This should be a matter of national concern. The White Rose county is, after all, the home of the world’s oldest registered football club – Sheffield FC, formed in 1857 – and the first English team to win three successive League titles, Huddersfield Town, in the mid-1920s. Hull City are now Yorkshire’s lone representative in the Premier League.

Howard Wilkinson, the manager of Leeds United when they were crowned champions in 1992, the season before the Premier League was founded, lamented the passing of a less money-obsessed era. “My dad worked at Orgreave,” he said, “the scene of Mrs Thatcher’s greatest hour, bless her. You paid for putting an axe through what is a very strong culture of community and joint responsibility.”

The best-known scene in Loach’s film shows a football match in which Mr Sugden, the PE teacher, played by Brian Glover, comically assumes the role of Bobby Charlton. It was played out on the muddy school fields of Barnsley’s run-down Athersley estate. On a visit to his alma mater a few years ago, David Bradley, who played the scrawny 15-year-old Billy, showed me the goalposts that he had swung from as a reluctant goalkeeper. “You can still see the dint in the crossbar,” he said. When I spoke to him recently, Bradley enthused about his lifelong support for Barnsley FC. “But I’ve not been to the ground over the last season and a half,” he said. “I can’t afford it.”

Bradley is not alone. Many long-standing fans have been priced out. Barnsley is only a Championship side, but for their home encounter with Newcastle last October, their fans had to pay £30 for a ticket.

The English game is rooted in the northern, working-class communities that have borne the brunt of austerity over the past six years. The top leagues – like the EU – are perceived to be out of touch and skewed in favour of the moneyed elites.

Bradley, an ardent Remainer, despaired after the Brexit vote. “They did not know what they were doing. But I can understand why. There’s still a lot of neglect, a lot of deprivation in parts of Barnsley. They feel left behind because they have been left behind.”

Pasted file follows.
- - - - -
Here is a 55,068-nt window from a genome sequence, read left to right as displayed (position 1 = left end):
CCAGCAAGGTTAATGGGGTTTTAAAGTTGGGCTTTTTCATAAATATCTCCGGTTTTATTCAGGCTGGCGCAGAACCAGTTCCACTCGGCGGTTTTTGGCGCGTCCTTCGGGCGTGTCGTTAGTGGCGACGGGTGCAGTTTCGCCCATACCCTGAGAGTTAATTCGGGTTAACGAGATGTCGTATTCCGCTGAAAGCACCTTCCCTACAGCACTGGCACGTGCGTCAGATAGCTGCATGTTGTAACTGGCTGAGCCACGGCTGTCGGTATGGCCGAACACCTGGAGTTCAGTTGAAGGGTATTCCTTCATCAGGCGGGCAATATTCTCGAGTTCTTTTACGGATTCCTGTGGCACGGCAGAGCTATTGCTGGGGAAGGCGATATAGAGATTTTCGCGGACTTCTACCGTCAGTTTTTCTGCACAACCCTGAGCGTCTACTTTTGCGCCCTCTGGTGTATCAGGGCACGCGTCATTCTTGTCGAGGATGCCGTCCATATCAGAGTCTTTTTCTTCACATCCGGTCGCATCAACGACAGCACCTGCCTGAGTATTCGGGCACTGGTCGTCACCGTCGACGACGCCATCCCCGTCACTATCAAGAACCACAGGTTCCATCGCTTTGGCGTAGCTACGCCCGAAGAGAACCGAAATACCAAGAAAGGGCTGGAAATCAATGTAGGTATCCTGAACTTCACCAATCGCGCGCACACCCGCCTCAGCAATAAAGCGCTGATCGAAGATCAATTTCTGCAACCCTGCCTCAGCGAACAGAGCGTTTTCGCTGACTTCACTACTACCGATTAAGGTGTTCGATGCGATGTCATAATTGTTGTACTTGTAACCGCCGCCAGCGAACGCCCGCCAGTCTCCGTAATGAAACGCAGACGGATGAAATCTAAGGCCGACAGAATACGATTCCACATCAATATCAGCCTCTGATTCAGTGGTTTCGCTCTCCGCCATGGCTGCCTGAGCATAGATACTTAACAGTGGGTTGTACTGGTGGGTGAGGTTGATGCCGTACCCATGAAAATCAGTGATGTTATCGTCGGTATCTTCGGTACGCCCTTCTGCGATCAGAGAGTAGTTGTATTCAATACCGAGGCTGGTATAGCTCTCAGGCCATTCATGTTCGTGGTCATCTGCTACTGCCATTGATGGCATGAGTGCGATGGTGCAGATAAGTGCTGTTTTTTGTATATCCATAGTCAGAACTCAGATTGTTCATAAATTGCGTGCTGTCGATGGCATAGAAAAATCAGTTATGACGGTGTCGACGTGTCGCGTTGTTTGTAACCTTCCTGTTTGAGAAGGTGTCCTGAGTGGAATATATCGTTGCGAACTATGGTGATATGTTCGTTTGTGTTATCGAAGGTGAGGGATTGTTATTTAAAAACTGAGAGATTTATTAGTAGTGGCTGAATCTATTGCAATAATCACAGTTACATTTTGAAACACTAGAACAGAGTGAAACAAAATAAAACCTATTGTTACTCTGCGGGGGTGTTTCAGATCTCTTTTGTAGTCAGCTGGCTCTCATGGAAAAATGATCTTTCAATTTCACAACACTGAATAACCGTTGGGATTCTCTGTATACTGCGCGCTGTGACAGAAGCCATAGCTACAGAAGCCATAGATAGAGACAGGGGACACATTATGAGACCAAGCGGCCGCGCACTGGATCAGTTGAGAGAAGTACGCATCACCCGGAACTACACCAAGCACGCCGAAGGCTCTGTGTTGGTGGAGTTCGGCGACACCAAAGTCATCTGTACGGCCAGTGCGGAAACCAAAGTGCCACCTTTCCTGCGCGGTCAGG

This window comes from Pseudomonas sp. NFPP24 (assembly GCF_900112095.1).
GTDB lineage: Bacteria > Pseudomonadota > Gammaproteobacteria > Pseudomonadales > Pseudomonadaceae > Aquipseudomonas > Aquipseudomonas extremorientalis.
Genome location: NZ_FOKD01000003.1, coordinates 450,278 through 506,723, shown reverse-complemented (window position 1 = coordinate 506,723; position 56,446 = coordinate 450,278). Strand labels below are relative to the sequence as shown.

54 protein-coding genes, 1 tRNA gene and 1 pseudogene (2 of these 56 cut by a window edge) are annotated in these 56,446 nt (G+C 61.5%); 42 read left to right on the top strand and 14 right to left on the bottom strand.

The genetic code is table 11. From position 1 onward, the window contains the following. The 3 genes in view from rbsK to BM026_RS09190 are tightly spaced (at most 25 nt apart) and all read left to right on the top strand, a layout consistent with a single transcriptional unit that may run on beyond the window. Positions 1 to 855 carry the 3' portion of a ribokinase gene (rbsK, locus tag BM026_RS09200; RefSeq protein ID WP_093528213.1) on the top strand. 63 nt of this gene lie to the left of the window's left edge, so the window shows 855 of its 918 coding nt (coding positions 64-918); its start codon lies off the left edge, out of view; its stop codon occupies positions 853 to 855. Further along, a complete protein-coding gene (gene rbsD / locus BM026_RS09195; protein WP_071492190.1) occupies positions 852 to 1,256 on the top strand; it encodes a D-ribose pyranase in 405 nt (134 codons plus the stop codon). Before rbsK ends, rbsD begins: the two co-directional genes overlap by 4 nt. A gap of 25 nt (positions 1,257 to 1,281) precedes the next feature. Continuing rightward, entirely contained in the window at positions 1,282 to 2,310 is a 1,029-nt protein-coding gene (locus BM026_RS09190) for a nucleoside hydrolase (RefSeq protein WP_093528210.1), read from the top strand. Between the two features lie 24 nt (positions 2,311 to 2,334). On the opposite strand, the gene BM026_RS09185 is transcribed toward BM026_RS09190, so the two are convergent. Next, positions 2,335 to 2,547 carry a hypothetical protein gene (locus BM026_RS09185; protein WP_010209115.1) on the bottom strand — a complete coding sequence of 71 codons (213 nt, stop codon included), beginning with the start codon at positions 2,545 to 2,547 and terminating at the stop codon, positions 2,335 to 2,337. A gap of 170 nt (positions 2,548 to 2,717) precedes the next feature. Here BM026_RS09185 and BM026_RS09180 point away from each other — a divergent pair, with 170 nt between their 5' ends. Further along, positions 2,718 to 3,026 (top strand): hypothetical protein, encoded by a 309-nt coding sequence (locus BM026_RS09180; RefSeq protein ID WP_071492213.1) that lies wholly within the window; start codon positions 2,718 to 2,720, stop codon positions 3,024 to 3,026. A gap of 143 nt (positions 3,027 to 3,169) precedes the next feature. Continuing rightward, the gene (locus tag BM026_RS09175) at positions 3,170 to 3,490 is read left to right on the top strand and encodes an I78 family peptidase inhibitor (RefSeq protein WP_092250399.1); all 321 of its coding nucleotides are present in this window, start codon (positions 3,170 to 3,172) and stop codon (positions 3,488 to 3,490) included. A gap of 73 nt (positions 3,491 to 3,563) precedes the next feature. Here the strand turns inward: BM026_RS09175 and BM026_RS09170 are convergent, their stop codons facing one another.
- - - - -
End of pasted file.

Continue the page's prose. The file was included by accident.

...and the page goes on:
It is true that there has been a feel-good factor in Yorkshire following the Rio Olympics; if the county were a country, it would have finished 17th in the international medals table. Yet while millions have been invested in “podium-level athletes”, in the team games that are most relevant to the lives of most Yorkshire folk – football, cricket and rugby league – there is a clear division between sport’s elites and its grass roots. While lucrative TV deals have enriched ruling bodies and top clubs, there has been a large decrease in the number of adults playing any sport in the four years since London staged the Games.

According to figures from Sport England, there are now 67,000 fewer people in Yorkshire involved in sport than there were in 2012. In Doncaster, to take a typical post-industrial White Rose town, there has been a 13 per cent drop in participation – compared with a 0.4 per cent decline nationally.

Attendances at rugby league, the region’s “national sport”, are falling. But cricket, in theory, is thriving, with Yorkshire winning the County Championship in 2014 and 2015. Yet Joe Root, the batsman and poster boy for this renaissance, plays far more games for his country than for his county and was rested from Yorkshire’s 2016 title decider against Middlesex.

“Root’s almost not a Yorkshire player nowadays,” said Stuart Rayner, whose book The War of the White Roses chronicles the club’s fortunes between 1968 and 1986. As a fan back then, I frequently watched Geoffrey Boycott and other local stars at Headingley. My favourite was the England bowler Chris Old, a gritty, defiant, unsung anti-hero in the Billy Casper mould.

When Old made his debut, 13 of the 17-strong Yorkshire squad were registered as working-class professionals. Half a century later, three of the five Yorkshiremen selec­ted for the last Ashes series – Root, Jonny Bairstow and Gary Ballance – were privately educated. “The game of cricket now is played in public schools,” Old told me. “Top players are getting huge amounts of money, but the grass-roots game doesn’t seem to have benefited in any way.”

“In ten years’ time you won’t get a Joe Root,” Rayner said. “If you haven’t seen these top Yorkshire cricketers playing in your backyard and you haven’t got Sky, it will be difficult to get the whole cricket bug. So where is the next generation of Roots going to come from?” Or the next generation of Jessica Ennis-Hills? Three years ago, the Sheffield stadium where she trained and first discovered athletics was closed after cuts to local services.

This article first appeared in the 19 January 2017 issue of the New Statesman, The Trump era